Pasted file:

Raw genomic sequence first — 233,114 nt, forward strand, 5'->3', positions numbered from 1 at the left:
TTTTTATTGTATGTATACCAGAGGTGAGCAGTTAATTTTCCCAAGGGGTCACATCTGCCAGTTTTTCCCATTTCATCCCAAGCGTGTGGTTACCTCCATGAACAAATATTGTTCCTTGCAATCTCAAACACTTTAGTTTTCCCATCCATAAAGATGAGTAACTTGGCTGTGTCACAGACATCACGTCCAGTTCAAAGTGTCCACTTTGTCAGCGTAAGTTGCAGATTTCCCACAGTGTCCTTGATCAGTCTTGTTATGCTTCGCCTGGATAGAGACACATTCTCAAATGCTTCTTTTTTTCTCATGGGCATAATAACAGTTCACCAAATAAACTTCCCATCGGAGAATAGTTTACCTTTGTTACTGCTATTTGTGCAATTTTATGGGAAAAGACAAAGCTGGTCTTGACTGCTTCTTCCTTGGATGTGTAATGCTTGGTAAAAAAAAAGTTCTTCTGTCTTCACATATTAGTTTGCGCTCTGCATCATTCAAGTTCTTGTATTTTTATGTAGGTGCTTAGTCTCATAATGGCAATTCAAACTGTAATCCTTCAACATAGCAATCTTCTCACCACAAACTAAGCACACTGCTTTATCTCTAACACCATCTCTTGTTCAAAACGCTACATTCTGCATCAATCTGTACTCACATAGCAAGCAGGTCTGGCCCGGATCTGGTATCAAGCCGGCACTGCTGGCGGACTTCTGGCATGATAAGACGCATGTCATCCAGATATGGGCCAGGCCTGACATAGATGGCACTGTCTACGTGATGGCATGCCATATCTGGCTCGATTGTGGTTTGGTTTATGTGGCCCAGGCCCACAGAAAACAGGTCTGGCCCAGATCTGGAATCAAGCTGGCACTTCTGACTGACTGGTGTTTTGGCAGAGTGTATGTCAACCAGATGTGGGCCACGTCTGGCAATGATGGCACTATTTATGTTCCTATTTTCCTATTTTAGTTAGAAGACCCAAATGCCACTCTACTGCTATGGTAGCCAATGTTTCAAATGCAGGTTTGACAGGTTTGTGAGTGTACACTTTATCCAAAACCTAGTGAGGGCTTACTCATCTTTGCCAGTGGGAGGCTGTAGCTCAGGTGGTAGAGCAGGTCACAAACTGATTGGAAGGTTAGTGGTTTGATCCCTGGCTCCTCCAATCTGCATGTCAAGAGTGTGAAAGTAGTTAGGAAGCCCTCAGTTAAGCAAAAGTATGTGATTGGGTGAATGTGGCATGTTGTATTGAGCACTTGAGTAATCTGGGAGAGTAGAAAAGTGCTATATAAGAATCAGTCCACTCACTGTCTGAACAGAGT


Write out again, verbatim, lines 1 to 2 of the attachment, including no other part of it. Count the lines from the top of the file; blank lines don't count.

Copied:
Raw genomic sequence first — 233,114 nt, forward strand, 5'->3', positions numbered from 1 at the left:
TTTTTATTGTATGTATACCAGAGGTGAGCAGTTAATTTTCCCAAGGGGTCACATCTGCCAGTTTTTCCCATTTCATCCCAAGCGTGTGGTTACCTCCATGAACAAATATTGTTCCTTGCAATCTCAAACACTTTAGTTTTCCCATCCATAAAGATGAGTAACTTGGCTGTGTCACAGACATCACGTCCAGTTCAAAGTGTCCACTTTGTCAGCGTAAGTTGCAGATTTCCCACAGTGTCCTTGATCAGTCTTGTTATGCTTCGCCTGGATAGAGACACATTCTCAAATGCTTCTTTTTTTCTCATGGGCATAATAACAGTTCACCAAATAAACTTCCCATCGGAGAATAGTTTACCTTTGTTACTGCTATTTGTGCAATTTTATGGGAAAAGACAAAGCTGGTCTTGACTGCTTCTTCCTTGGATGTGTAATGCTTGGTAAAAAAAAAGTTCTTCTGTCTTCACATATTAGTTTGCGCTCTGCATCATTCAAGTTCTTGTATTTTTATGTAGGTGCTTAGTCTCATAATGGCAATTCAAACTGTAATCCTTCAACATAGCAATCTTCTCACCACAAACTAAGCACACTGCTTTATCTCTAACACCATCTCTTGTTCAAAACGCTACATTCTGCATCAATCTGTACTCACATAGCAAGCAGGTCTGGCCCGGATCTGGTATCAAGCCGGCACTGCTGGCGGACTTCTGGCATGATAAGACGCATGTCATCCAGATATGGGCCAGGCCTGACATAGATGGCACTGTCTACGTGATGGCATGCCATATCTGGCTCGATTGTGGTTTGGTTTATGTGGCCCAGGCCCACAGAAAACAGGTCTGGCCCAGATCTGGAATCAAGCTGGCACTTCTGACTGACTGGTGTTTTGGCAGAGTGTATGTCAACCAGATGTGGGCCACGTCTGGCAATGATGGCACTATTTATGTTCCTATTTTCCTATTTTAGTTAGAAGACCCAAATGCCACTCTACTGCTATGGTAGCCAATGTTTCAAATGCAGGTTTGACAGGTTTGTGAGTGTACACTTTATCCAAAACCTAGTGAGGGCTTACTCATCTTTGCCAGTGGGAGGCTGTAGCTCAGGTGGTAGAGCAGGTCACAAACTGATTGGAAGGTTAGTGGTTTGATCCCTGGCTCCTCCAATCTGCATGTCAAGAGTGTGAAAGTAGTTAGGAAGCCCTCAGTTAAGCAAAAGTATGTGATTGGGTGAATGTGGCATGTTGTATTGAGCACTTGAGTAATCTGGGAGAGTAGAAAAGTGCTATATAAGAATCAGTCCACTCACTGTCTGAACAGAGT